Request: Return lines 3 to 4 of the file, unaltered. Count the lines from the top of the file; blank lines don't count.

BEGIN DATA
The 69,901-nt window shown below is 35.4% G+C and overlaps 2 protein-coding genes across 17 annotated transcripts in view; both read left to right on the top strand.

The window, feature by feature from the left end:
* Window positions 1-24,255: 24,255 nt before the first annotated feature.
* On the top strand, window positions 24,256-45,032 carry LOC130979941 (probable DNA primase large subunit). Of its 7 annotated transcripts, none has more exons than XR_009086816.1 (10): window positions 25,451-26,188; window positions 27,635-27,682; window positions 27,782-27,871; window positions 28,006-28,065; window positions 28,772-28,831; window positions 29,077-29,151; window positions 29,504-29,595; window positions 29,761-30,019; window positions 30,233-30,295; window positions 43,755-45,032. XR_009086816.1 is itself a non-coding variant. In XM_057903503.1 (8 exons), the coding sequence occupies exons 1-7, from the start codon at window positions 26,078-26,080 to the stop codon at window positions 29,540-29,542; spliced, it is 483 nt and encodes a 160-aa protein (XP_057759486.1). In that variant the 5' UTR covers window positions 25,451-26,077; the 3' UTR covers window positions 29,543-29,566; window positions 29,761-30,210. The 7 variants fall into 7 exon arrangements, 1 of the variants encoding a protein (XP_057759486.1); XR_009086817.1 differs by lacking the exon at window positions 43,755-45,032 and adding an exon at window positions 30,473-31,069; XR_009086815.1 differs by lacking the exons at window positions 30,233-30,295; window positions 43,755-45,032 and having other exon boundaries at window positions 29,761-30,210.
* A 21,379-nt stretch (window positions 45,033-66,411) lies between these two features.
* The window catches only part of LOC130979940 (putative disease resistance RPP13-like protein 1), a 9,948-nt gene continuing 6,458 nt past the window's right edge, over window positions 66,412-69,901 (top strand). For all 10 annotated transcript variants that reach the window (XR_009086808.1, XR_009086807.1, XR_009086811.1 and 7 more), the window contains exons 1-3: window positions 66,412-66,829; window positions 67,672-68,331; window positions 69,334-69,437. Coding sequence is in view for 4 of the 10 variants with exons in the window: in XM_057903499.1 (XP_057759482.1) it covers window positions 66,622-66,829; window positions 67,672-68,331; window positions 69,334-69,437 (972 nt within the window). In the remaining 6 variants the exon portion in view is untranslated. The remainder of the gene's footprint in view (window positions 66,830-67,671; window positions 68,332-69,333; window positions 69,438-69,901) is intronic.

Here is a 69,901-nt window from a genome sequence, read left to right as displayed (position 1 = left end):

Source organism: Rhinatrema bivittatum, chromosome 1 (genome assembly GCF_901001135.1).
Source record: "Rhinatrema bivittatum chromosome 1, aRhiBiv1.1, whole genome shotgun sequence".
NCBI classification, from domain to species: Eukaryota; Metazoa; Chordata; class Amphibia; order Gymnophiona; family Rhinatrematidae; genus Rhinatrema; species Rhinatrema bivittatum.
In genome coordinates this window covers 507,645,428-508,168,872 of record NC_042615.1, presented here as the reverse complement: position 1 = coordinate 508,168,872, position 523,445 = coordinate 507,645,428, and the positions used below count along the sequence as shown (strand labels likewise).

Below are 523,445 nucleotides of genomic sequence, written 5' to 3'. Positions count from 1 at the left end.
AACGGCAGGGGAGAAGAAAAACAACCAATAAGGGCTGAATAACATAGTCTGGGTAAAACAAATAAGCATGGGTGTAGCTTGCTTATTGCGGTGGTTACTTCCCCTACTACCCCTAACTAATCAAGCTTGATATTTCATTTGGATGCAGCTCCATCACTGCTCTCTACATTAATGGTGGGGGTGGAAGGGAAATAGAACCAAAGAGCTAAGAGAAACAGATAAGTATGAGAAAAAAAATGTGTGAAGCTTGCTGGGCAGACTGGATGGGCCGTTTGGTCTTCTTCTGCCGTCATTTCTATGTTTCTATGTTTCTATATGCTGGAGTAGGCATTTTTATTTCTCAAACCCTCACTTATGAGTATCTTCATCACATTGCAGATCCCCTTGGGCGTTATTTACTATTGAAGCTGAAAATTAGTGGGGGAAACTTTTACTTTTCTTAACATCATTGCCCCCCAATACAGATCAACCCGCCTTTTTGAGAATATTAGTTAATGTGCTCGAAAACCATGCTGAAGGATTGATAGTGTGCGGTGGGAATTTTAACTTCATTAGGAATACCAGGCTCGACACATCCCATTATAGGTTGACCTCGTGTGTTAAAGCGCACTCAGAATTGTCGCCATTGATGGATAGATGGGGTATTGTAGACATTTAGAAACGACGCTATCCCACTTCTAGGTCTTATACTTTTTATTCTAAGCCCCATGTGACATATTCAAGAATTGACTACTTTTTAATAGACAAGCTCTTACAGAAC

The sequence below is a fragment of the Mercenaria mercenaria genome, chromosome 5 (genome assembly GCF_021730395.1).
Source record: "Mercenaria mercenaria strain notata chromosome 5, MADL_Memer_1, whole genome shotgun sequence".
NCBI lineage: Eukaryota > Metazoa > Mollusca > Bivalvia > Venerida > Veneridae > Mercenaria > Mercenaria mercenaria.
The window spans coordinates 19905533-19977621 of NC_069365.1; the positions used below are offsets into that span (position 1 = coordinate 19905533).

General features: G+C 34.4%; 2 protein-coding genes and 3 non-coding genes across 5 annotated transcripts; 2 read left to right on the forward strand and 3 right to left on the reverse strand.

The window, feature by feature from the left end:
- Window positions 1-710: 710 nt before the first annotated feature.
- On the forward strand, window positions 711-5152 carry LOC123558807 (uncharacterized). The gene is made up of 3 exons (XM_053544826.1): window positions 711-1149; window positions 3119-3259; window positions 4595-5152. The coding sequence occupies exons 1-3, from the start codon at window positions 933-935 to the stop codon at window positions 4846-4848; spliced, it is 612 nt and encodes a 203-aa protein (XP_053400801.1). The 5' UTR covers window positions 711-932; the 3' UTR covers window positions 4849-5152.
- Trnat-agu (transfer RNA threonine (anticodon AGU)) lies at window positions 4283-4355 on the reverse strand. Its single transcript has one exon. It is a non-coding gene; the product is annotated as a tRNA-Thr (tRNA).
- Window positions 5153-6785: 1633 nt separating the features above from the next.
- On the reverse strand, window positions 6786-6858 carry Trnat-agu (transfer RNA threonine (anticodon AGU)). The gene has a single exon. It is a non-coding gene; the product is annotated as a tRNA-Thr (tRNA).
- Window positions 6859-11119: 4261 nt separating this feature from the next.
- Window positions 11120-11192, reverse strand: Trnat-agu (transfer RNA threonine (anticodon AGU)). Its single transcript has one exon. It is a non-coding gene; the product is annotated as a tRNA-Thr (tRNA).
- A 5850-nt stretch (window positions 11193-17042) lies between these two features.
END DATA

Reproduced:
* Window positions 1-24,255: 24,255 nt before the first annotated feature.
* On the top strand, window positions 24,256-45,032 carry LOC130979941 (probable DNA primase large subunit). Of its 7 annotated transcripts, none has more exons than XR_009086816.1 (10): window positions 25,451-26,188; window positions 27,635-27,682; window positions 27,782-27,871; window positions 28,006-28,065; window positions 28,772-28,831; window positions 29,077-29,151; window positions 29,504-29,595; window positions 29,761-30,019; window positions 30,233-30,295; window positions 43,755-45,032. XR_009086816.1 is itself a non-coding variant. In XM_057903503.1 (8 exons), the coding sequence occupies exons 1-7, from the start codon at window positions 26,078-26,080 to the stop codon at window positions 29,540-29,542; spliced, it is 483 nt and encodes a 160-aa protein (XP_057759486.1). In that variant the 5' UTR covers window positions 25,451-26,077; the 3' UTR covers window positions 29,543-29,566; window positions 29,761-30,210. The 7 variants fall into 7 exon arrangements, 1 of the variants encoding a protein (XP_057759486.1); XR_009086817.1 differs by lacking the exon at window positions 43,755-45,032 and adding an exon at window positions 30,473-31,069; XR_009086815.1 differs by lacking the exons at window positions 30,233-30,295; window positions 43,755-45,032 and having other exon boundaries at window positions 29,761-30,210.